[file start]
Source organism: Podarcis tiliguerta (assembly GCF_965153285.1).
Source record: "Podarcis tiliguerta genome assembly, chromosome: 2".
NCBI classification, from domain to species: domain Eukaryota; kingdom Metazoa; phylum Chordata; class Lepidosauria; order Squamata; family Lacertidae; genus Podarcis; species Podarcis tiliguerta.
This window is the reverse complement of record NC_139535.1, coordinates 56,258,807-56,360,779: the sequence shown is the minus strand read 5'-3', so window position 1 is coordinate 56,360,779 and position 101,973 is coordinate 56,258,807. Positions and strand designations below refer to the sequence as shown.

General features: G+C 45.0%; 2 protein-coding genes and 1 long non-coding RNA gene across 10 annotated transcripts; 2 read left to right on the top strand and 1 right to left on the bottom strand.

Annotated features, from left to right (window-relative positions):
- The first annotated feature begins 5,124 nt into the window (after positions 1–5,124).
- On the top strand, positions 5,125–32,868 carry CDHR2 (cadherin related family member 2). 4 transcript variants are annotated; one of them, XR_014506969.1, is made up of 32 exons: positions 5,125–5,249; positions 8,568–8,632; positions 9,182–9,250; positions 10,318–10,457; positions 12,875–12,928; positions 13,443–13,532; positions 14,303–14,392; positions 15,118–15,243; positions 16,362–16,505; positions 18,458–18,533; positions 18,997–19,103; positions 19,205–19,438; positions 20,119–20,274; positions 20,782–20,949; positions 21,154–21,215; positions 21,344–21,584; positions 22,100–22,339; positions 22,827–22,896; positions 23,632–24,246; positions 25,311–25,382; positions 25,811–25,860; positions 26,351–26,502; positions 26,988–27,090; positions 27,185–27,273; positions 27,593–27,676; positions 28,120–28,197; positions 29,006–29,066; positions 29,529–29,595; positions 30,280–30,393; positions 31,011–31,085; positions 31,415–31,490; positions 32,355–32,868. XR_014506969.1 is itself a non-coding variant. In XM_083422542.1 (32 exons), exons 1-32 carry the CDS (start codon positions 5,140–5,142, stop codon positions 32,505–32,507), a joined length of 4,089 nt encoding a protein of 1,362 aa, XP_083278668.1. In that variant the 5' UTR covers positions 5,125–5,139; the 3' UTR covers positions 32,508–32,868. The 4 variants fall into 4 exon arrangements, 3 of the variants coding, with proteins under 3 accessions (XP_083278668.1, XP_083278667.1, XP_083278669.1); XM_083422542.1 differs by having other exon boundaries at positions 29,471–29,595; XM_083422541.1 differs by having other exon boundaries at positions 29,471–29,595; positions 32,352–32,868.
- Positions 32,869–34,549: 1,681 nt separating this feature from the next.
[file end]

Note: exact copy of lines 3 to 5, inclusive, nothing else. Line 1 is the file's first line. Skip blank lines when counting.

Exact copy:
NCBI classification, from domain to species: domain Eukaryota; kingdom Metazoa; phylum Chordata; class Lepidosauria; order Squamata; family Lacertidae; genus Podarcis; species Podarcis tiliguerta.
This window is the reverse complement of record NC_139535.1, coordinates 56,258,807-56,360,779: the sequence shown is the minus strand read 5'-3', so window position 1 is coordinate 56,360,779 and position 101,973 is coordinate 56,258,807. Positions and strand designations below refer to the sequence as shown.

General features: G+C 45.0%; 2 protein-coding genes and 1 long non-coding RNA gene across 10 annotated transcripts; 2 read left to right on the top strand and 1 right to left on the bottom strand.